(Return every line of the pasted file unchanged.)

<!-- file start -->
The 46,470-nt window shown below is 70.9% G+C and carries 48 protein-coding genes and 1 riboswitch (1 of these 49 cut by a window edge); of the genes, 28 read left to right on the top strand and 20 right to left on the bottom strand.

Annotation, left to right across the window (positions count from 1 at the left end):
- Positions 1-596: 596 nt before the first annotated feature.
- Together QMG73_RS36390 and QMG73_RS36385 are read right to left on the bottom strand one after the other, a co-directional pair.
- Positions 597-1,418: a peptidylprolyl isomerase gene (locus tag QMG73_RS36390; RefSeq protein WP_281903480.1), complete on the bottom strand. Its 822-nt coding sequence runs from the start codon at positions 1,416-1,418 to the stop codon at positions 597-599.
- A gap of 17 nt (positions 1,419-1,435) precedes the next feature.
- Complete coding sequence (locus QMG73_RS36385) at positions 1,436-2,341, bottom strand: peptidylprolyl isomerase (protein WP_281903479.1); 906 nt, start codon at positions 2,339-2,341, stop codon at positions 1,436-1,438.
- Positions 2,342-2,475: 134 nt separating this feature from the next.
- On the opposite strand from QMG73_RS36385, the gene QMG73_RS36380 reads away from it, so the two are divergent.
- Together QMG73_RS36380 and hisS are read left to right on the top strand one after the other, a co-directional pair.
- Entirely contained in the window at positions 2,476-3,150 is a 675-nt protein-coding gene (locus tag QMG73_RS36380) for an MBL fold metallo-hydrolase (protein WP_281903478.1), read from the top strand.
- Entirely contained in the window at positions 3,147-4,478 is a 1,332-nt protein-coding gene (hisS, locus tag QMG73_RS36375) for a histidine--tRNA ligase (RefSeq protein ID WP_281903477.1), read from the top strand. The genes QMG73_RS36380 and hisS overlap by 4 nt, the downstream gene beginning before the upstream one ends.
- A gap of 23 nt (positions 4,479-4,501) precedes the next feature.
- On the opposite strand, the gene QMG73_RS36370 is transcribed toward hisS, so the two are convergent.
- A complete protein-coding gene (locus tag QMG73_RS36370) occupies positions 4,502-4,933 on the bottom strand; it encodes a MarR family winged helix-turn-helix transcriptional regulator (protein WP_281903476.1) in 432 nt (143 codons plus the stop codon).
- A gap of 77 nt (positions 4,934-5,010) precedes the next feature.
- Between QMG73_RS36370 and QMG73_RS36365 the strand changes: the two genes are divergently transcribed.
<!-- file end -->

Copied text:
The 46,470-nt window shown below is 70.9% G+C and carries 48 protein-coding genes and 1 riboswitch (1 of these 49 cut by a window edge); of the genes, 28 read left to right on the top strand and 20 right to left on the bottom strand.

Annotation, left to right across the window (positions count from 1 at the left end):
- Positions 1-596: 596 nt before the first annotated feature.
- Together QMG73_RS36390 and QMG73_RS36385 are read right to left on the bottom strand one after the other, a co-directional pair.
- Positions 597-1,418: a peptidylprolyl isomerase gene (locus tag QMG73_RS36390; RefSeq protein WP_281903480.1), complete on the bottom strand. Its 822-nt coding sequence runs from the start codon at positions 1,416-1,418 to the stop codon at positions 597-599.
- A gap of 17 nt (positions 1,419-1,435) precedes the next feature.
- Complete coding sequence (locus QMG73_RS36385) at positions 1,436-2,341, bottom strand: peptidylprolyl isomerase (protein WP_281903479.1); 906 nt, start codon at positions 2,339-2,341, stop codon at positions 1,436-1,438.
- Positions 2,342-2,475: 134 nt separating this feature from the next.
- On the opposite strand from QMG73_RS36385, the gene QMG73_RS36380 reads away from it, so the two are divergent.
- Together QMG73_RS36380 and hisS are read left to right on the top strand one after the other, a co-directional pair.
- Entirely contained in the window at positions 2,476-3,150 is a 675-nt protein-coding gene (locus tag QMG73_RS36380) for an MBL fold metallo-hydrolase (protein WP_281903478.1), read from the top strand.
- Entirely contained in the window at positions 3,147-4,478 is a 1,332-nt protein-coding gene (hisS, locus tag QMG73_RS36375) for a histidine--tRNA ligase (RefSeq protein ID WP_281903477.1), read from the top strand. The genes QMG73_RS36380 and hisS overlap by 4 nt, the downstream gene beginning before the upstream one ends.
- A gap of 23 nt (positions 4,479-4,501) precedes the next feature.
- On the opposite strand, the gene QMG73_RS36370 is transcribed toward hisS, so the two are convergent.
- A complete protein-coding gene (locus tag QMG73_RS36370) occupies positions 4,502-4,933 on the bottom strand; it encodes a MarR family winged helix-turn-helix transcriptional regulator (protein WP_281903476.1) in 432 nt (143 codons plus the stop codon).
- A gap of 77 nt (positions 4,934-5,010) precedes the next feature.
- Between QMG73_RS36370 and QMG73_RS36365 the strand changes: the two genes are divergently transcribed.